…If you guessed “Qinghai,” you’re right!
Large open spaces we few people, grasslands, mountains in the distance… The only differences being yaks instead of buffalo and lots and lots of Chinese people hanging around.
Anyways the impetus for this question and answer is our visit to Qinghai Lake yesterday. But I think I’m getting ahead of myself. So let’s see, since the last entry, we have met up with students, and had fun with our Swiss friends. But I guess all of that could really be a separate blog post. Right so, Qinghai Lake.
The night before I had attempted to do some research (as I am wont to do) to try to find out the best way to get to Qinghai lake. Unfortunately I found lots of conflicting information, so we pretty much just decided to go to the long distance bus station the next morning and just wing it.
So we got up at 7:30 and got out by eight, took a taxi to the long distance bus station, and found… a ridiculous chaotic mess of a line. (Also a beautiful long-haired Tibetan man that we completely failed to get a picture of) After waiting for ages, we finally got to the front of the line and asked for tickets to Qinghai lake. We managed to get tickets, but the earliest we could get was for noon. So much for getting up at 7:30 and getting an early start.
Then we wandered around for awhile, saw a mosque (someone tried to see if Amanda was, in fact, black all over), and visited a student’s house for about 15 minutes, which was only slightly strange.
Then we hopped the bus for the lake. It was not as exciting as we had hoped. Apparently the best time of year to come is in July, as we keep hearing over and over and over again from former students, when the grasslands are green and blooming with wildflowers, and the the lake sparkles like a jewel in the summer sun (but it is still cooler than eastern China).
It was still cool though, the lake’s edge had cool rocks and the water, if you look at it closely, was quite clear and blue, but since we had had a sandstorm the day before, and it was a bit cloudy, mostly the lake just looked as gray as the sky. There were lots of interesting people there, and you could get your picture taken astride a yak, but mostly I think people found the two of us far more interesting than the World Heritage Site of the lake…
…Actually in retrospect, the three hour bus ride there and two and a half hour bus ride there were quite beautiful and interesting. Rolling hills, grass, Tibetan villages, and all sorts of animals and cool, rural things. It’s good to get out of the city from time to time.
We had heard that it was actually sort of hard to get back from the lake, as easy as it might be to get there. But we were like, meh, it’ll be fine. Well, turns out it could actually be difficult to get back from the lake. The bus there doesn’t actually drop you off at a station so much as in the middle of the road, so there wasn’t really a place to buy tickets back or even to wait for a bus back. So there went our original plan. We inquired around, but decided, again, to pretty much wing it when the time came. When we were ready to go, we decided our plan would be to just ask all the buses and mini-vans on the side of the road if they were going to Xining, and to just keep asking ’til we found one willing to give us a reasonable price. And, if that didn’t work, hitchhiking back as a last resort. Luckily (luckily, luckily, luckily) the first bus we saw ended up being the one. It went something like this.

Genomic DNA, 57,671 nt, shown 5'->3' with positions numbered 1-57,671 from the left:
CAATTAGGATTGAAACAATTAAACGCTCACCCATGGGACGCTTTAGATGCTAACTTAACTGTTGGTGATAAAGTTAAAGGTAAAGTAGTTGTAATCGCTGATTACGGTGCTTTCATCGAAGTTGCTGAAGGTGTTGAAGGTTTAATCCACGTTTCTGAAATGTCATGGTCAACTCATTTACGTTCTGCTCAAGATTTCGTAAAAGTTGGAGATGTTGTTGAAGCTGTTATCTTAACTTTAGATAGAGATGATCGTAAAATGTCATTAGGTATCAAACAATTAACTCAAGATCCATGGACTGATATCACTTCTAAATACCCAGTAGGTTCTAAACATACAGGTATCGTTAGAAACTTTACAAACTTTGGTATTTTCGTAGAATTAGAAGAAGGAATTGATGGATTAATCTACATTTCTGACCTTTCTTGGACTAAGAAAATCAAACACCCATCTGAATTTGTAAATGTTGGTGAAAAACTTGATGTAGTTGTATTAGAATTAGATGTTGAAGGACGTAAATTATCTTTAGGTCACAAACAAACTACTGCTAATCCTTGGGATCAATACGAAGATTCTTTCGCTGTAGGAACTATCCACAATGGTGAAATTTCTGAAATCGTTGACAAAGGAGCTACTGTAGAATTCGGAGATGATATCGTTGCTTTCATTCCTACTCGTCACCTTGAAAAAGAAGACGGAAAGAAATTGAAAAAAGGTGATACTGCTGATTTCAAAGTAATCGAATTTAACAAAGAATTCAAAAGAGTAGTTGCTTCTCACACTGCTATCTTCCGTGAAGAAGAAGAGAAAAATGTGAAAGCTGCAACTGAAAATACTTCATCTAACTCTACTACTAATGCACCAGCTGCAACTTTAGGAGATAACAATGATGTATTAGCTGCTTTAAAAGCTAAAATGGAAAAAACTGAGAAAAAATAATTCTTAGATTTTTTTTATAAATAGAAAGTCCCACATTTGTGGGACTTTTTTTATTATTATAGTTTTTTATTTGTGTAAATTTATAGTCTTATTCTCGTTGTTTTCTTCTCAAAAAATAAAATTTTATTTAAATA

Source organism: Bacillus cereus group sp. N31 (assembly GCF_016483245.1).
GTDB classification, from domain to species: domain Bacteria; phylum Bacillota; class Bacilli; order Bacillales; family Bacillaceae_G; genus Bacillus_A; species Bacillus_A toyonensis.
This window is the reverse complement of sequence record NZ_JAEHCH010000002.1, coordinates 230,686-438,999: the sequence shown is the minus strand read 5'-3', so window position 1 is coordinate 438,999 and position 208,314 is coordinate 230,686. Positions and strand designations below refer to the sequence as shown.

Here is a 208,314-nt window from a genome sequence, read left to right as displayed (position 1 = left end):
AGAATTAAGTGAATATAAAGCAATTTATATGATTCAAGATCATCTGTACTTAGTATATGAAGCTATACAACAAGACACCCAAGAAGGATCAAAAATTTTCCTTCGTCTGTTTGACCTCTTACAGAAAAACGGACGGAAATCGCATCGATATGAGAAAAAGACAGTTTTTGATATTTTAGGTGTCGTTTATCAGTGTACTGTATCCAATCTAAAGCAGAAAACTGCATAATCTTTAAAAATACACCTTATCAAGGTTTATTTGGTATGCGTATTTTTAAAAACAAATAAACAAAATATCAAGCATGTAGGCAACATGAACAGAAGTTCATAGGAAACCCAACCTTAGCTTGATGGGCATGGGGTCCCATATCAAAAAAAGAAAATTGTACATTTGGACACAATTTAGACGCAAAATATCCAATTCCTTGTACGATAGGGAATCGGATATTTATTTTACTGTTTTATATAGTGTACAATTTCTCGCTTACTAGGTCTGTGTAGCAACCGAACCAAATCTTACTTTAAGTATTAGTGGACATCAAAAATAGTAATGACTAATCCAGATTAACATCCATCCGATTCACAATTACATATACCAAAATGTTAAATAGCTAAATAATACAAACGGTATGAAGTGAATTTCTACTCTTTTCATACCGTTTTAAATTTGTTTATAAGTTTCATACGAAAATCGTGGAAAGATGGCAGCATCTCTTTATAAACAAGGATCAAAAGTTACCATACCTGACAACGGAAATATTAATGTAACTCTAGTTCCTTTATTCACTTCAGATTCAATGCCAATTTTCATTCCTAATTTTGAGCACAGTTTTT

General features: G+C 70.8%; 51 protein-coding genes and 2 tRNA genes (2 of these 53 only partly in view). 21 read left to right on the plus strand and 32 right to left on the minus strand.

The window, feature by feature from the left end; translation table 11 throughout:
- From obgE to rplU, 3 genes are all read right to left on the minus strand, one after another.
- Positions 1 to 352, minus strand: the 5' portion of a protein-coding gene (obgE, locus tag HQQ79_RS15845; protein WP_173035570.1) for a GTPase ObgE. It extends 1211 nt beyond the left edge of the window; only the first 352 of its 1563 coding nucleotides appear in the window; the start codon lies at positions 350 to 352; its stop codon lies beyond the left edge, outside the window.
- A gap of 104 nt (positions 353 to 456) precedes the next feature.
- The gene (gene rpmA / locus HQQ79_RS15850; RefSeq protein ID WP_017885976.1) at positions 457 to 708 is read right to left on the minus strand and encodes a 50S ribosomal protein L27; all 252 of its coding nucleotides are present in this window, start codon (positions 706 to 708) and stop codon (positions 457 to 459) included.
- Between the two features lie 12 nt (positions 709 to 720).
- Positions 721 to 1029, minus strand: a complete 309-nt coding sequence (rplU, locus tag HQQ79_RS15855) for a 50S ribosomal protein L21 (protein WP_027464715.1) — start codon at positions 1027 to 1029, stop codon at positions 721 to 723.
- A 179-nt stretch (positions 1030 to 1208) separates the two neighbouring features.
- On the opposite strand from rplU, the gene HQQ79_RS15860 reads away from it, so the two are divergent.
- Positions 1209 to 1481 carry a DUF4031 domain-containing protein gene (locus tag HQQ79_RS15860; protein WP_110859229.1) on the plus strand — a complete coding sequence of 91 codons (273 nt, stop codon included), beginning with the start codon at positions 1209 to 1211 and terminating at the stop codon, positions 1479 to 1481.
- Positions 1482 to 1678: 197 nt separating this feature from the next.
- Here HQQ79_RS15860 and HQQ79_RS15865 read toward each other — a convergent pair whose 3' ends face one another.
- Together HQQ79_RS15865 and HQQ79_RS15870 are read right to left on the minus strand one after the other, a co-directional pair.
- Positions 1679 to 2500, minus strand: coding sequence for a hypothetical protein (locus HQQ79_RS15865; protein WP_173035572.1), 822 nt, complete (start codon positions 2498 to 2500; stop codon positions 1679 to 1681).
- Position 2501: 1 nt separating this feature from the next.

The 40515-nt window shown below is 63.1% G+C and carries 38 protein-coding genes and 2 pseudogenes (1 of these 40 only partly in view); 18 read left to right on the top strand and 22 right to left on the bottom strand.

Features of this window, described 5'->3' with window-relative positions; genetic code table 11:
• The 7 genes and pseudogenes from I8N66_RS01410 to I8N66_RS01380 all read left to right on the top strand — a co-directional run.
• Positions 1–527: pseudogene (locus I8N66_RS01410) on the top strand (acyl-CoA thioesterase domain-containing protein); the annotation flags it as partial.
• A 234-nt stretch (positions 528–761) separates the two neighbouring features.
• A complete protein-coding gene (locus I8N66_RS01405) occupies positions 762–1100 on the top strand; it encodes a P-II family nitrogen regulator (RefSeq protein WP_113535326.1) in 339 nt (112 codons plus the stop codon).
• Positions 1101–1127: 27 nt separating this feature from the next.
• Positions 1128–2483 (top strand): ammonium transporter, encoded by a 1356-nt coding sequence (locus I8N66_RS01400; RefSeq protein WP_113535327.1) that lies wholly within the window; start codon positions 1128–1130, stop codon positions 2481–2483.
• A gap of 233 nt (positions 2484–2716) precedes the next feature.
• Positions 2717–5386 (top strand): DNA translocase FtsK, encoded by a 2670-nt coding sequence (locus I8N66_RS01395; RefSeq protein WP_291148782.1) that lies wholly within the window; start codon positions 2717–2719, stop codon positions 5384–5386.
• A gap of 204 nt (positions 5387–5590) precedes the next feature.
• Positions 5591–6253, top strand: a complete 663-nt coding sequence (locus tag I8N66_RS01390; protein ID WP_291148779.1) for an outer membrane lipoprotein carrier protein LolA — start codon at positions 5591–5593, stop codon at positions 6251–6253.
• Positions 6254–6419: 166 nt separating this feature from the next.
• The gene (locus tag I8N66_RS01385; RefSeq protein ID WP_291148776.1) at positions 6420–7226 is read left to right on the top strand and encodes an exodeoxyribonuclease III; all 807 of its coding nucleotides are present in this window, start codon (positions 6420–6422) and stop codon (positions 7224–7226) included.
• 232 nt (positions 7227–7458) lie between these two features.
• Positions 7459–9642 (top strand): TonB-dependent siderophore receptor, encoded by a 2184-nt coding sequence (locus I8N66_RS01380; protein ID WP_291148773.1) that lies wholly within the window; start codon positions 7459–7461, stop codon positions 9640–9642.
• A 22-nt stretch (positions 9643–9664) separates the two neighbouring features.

Me: (I initiated a conversation in Chinese all by myself, yay!) Excuse me please, does this bus go to Xining.
Bus Driver (BD): Yes, it does.
Me: How much is it per person?
BD: Oh, um well, actually we’re a tour group so we can’t really do that I guess… mrr.
Tour guide lady (TGL): Well, I mean, they are foreigners, and we do have to extra seats, so I mean… we could.
BD: 50 yuan a person?
Us: Awesome! yes!
And we made it home without any difficulties.
Then we ate dinner with the same student from earlier in the day and her husband, which was real nice, although we were both pretty tired by that point. There were some delicious fried potatoes that seem to be a thing around here, which is great because some of the other special local products that I’ve had are not so great.
And then we went out for some beers with our new Swiss friends and talked about many things, including being a foreigner in China. It was an interesting conversation, and they’re really cool.
All in all, a spectacularly successful day, although Qinghai lake is not always exciting as people may tell you. If we had to go again, I think we might go the approach of circling the lake somehow and not paying the entrance fee, and go to a less built-up and touristy part of the lake. Also bringing more snacks. Perhaps a proper picnic. But, it was a good day.